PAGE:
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I'm a US Citizen who has received a D-2 (Student) South Korean Visa. I have one laptop that I use for personal/school use and another laptop I that I am required by my job to use on their system (which is still personal use). I also have an iPad that I was planning to bring along for personal use. Will carrying this many devices be an issue when traveling to South Korea or when I return to the US in December?

(The job is an entirely online position that is for a company in the US and will only be paying me through my US bank)

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    In most countries working there would mean you need a work permit – no matter for whom you work and where you are paid (don't know about Korea though, maybe your student visa allows that). Having a second work laptop with you but claiming it's for personal use is highly suspicious. Additionally flagging to move the question to Expatriates as this question is about moving there and not travel. – neo Jul 30 '15 at 7:30
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    @neo I am only traveling for 4 months. I'm not making any permanent residency. – user32340 Jul 30 '15 at 7:37
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    Sorry, I missed the "December" part. My point still stands: Claiming a work laptop as "personal use" (instead of "business use") doesn't make you look good at the border. I won't add an answer below as I don't know about Korea specifically but almost everywhere working requires explicit permission even if it's a foreign employer and the income is paid to an foreign account (also look out for possible taxation in Korea). Having a second laptop with you would maybe let them look twice and starting to question you. The problem wouldn't be the laptop but rather that you intend to work. – neo Jul 30 '15 at 11:55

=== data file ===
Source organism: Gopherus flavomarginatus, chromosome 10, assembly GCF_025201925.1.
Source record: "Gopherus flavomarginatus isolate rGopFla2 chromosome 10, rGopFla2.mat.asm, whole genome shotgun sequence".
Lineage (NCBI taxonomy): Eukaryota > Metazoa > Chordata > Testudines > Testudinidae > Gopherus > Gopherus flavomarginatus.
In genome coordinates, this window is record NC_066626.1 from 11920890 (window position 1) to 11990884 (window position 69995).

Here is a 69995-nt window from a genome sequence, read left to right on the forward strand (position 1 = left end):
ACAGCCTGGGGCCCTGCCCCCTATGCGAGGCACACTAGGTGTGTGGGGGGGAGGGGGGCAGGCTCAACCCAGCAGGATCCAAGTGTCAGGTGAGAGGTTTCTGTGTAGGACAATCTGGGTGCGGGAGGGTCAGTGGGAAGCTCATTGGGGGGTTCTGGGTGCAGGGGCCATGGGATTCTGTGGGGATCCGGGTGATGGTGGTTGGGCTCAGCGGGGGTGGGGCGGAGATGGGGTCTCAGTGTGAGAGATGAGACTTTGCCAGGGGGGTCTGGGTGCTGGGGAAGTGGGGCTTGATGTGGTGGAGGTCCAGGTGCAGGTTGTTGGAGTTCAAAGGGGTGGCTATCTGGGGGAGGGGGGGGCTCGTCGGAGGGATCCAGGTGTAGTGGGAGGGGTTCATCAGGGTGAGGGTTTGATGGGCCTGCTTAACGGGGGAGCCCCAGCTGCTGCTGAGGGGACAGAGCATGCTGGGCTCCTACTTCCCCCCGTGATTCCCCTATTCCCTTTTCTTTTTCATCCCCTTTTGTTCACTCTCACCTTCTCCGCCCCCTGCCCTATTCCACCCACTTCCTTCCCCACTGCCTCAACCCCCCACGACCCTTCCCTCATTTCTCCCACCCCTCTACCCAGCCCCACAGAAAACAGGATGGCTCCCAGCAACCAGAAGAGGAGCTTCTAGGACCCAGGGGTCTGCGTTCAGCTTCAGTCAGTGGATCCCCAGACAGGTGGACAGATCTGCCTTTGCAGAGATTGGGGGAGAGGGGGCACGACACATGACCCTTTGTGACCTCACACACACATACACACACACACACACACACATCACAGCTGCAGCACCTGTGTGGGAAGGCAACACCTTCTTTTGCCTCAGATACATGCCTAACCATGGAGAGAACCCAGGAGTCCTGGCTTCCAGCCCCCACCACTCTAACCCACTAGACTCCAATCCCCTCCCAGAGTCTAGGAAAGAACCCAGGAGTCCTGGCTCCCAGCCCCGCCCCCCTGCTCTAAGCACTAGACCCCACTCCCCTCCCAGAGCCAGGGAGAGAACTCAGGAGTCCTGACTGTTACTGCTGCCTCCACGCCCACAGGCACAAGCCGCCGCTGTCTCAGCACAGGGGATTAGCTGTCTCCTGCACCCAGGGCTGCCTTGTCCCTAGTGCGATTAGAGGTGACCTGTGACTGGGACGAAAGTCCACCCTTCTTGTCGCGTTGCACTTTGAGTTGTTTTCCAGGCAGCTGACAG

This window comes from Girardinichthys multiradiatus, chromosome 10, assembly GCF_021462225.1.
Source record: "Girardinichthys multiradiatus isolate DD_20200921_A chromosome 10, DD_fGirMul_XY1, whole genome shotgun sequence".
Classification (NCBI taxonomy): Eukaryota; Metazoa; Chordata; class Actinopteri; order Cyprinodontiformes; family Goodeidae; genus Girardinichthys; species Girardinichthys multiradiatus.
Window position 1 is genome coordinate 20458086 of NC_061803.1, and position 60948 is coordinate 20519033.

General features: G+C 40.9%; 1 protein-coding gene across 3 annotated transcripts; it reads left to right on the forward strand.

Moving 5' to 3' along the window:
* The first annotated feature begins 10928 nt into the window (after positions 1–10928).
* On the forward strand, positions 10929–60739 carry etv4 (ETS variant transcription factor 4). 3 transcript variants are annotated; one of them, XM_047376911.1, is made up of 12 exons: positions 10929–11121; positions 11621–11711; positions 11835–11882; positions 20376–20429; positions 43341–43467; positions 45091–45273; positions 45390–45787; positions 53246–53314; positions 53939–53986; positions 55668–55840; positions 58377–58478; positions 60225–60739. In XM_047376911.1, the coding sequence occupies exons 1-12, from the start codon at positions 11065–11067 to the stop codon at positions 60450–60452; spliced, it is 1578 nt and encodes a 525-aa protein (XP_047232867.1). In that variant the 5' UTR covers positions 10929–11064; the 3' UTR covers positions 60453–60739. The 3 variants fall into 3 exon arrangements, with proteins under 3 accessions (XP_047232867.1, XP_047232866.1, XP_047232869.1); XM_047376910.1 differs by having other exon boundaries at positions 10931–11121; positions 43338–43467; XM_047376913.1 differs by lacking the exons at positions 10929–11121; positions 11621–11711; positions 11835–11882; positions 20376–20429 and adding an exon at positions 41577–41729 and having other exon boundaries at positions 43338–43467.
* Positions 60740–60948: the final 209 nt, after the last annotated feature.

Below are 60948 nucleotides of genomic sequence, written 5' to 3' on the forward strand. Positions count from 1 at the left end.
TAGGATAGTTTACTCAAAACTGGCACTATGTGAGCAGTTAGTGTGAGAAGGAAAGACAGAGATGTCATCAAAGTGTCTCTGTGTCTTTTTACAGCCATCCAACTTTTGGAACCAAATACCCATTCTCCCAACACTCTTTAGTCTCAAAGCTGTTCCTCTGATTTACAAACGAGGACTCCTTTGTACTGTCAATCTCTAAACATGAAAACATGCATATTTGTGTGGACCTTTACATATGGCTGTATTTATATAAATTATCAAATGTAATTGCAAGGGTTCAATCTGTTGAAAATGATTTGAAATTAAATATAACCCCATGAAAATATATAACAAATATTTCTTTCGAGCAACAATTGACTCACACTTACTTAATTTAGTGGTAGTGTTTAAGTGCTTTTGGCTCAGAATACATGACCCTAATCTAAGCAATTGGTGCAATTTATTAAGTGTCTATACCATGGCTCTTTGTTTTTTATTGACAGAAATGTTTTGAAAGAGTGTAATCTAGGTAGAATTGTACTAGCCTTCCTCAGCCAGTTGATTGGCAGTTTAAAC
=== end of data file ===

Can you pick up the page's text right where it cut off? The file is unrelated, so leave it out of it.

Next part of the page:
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    South Korea is a normal developed country and you will not likely face any opposition at the airport. – John Zwinck Sep 13 '15 at 8:43
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    Despite "not making any permenant residency" doesn't change the fact that it's almost certainly illegal to do paid work in Korea (even for a US company paying you in the US) while visiting on a student visa, and if discovered may get you in a lot of trouble. – CMaster Sep 16 '15 at 15:27
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+50

This question makes some assumptions that may be (are) erroneous. Carrying two laptops from the US and into South Korea, and then back to the US several months later isn't, or shouldn't be, of concern to either Customs or Border Protection of either the US or South Korea. In these days of online connectivity, many of us travel with multiple electronic devices all the time. I carry a laptop, a tablet, a smartphone (android), many flash drives and memory chips, and I am lighter than many I know.

Your problem will be if you do get flagged for interview in S. Korea, by Border Protection, and if you tell them truthfully (and you should always always always be truthful, because being caught in a lie will cause you to be flagged from further travel, at the very least), that one of your laptops is for working an online job, then you are admitting you will be working while in the country on a student visa.

Just because it's an online company, and the work you do from them can be done from anywhere, does not mean it is legal to do everywhere. If you are earning income inside a country, you may be expected/required to pay taxes on the foreign earned income. The fact you are working, at all, may or may not be allowed while on a student visa.

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